National Commentary

The President As Racketeer

The FBI raid of the office, home and hotel room of Trump’s personal attorney, his go-to fixer, Michael Cohen, this Monday has elevated the special counsel Robert Mueller’s investigation of the president’s potential wrongdoing to a whole new level.

Now, suddenly, it’s not about Trump’s collusion with the Russians to corrupt the outcome of the 2016 presidential election. Nor is it about hush money and coercion utilized to shut up an affair with a porn star.

Now, it’s about organized criminal activity. According to the New York Times, the FBI agents who raided Cohen’s digs seized evidence of a range of possible federal crimes ranging from bank fraud, wire fraud and campaign finance violations. The raid was conducted by the “Public Corruption Unit” of the federal attorney’s office in Manhattan, and deemed justifiable by a wide range of high level law enforcement and judicial brass.

There is, as the Times pointed out in its editorial yesterday entitled, “The Law is Coming, Mr. Trump,” no protection of “attorney-client privilege,” despite Trump’s protests, when attorney-client communications are in the furtherance of a crime.
The “law” was also the subject of the Washington Post’s editorial yesterday, entitled, “No One is Above the Law.” In that one, the Post counterposes Trump’s hysterical reaction (“A total witch hunt”) to the raid to what a thoughtful president, almost any of those we’ve had except for Trump, would have said.

Yes, it’s the “law” coming for the president of the United States now, and it’s beyond the point that Trump can exercise his presidential powers to shut it down. It goes without saying that there is an added incentive by the nation’s most powerful law enforcement entities to bring Trump to justice because of his enmity toward them all from day one of his presidency. Like the guilty crook he is, he’s tried to deflect any attention to or probe of his long history of activities as a corrupt hood in New York by soiling the reputations of those looking into him.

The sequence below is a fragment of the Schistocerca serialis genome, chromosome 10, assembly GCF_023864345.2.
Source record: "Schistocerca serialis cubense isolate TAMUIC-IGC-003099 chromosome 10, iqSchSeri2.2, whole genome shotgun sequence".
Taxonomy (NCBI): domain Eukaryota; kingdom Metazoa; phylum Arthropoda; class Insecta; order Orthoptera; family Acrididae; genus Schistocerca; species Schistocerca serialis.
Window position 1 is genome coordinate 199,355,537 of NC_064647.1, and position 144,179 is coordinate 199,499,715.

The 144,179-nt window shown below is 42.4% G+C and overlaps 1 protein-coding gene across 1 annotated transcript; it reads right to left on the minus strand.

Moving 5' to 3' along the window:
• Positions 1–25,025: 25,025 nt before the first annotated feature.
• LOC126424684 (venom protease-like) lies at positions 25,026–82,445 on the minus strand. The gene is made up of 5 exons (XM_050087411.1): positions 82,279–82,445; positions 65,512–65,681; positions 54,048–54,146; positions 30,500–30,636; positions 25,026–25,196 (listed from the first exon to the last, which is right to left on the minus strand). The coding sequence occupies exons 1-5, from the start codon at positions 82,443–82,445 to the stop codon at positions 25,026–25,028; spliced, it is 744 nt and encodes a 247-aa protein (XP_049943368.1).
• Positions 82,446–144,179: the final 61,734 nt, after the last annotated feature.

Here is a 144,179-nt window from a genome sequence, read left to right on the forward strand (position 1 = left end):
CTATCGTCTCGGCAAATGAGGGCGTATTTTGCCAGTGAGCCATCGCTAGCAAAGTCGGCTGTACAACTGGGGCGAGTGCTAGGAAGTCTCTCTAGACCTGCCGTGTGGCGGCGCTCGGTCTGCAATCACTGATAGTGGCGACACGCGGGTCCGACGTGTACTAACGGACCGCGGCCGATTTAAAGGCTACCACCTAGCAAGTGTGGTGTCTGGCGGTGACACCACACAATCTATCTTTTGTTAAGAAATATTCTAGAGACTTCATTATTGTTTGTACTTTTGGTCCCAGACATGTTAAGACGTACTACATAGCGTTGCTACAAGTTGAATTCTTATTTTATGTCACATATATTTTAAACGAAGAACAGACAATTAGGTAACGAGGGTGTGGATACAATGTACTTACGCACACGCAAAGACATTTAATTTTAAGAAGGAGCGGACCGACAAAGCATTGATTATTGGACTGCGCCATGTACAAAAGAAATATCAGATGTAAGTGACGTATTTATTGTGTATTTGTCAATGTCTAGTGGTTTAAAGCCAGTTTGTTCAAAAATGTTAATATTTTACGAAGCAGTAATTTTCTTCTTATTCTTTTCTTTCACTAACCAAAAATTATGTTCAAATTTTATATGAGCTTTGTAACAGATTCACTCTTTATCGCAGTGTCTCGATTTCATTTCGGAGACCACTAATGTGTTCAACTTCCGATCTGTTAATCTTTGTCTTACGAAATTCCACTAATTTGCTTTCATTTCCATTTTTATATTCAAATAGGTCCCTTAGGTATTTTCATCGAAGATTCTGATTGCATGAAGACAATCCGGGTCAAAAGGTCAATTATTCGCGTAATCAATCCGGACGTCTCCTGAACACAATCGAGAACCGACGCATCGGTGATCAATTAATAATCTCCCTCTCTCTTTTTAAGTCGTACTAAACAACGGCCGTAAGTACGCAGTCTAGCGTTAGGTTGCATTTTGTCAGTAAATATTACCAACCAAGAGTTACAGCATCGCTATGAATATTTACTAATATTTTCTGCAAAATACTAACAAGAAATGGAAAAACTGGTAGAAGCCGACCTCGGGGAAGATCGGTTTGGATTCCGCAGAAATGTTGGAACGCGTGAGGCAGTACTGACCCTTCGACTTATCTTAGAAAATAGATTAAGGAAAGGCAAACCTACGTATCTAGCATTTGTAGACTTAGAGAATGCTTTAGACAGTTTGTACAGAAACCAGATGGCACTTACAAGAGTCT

In fact, his behavior on these matters bears all the appearances of a small time thug, and that’s what will be the substance of the charges that will most assuredly come down against him. He’s an organized crime figure, and my guess is that the same legal statutes that have brought down Mafia figures, the types that Trump worked with for years, will bring him down. That is, RICO statutes, the laws against racketeering!

Yes, Mr. Trump is a common crook, even more so than Nixon was. His methods, paranoia and thuggish personality during the entirety of his presidential run, election and period in the White House reek of it.

One of his most severe critics this whole time has been the Post’s conservative columnist Michael Gerson, who has been as relentless in his harsh critique of Republican lawmakers and religious evangelical leaders for their slavish acquiescence to the ways of Trump.

Although he’s been on-going and pervasive in his indictments, in a June 2017 column Gerson unleashed a scathing, almost rhythmic assault on Trump that should win some kind of prize. Taking a deep breath, he wrote,

“Trump has been ruled by compulsions, obsessions and vindictiveness, expressed nearly daily on Twitter. He has demonstrated an egotism that borders on solipsism. His political skills as president have been close to nonexistent. His White House is divided, incompetent and chaotic…He has told constant, childish, refuted, uncorrected lies, and demanded and habituated deception among his underlings. He has humiliated and undercut his staff while requiring and rewarding flattery. He has promoted self-serving conspiracy theories. He has displayed pathetic, even frightening, ignorance on policy matters foreign and domestic. He has inflicted his ethically challenged associates on the nation. He is dead to the poetry of language and to the nobility of the political enterprise, viewing politics as conquest rather than as service.”

He went on in this vein with another paragraph of equal length that read in part, “He has invited criminal investigation through his secrecy and carelessness. He has publicly attempted to intimidate law enforcement.” Now, with the benefit of law enforcement’s methodical and thorough ways since then, we’re finding out why.


Nicholas Benton may be emailed at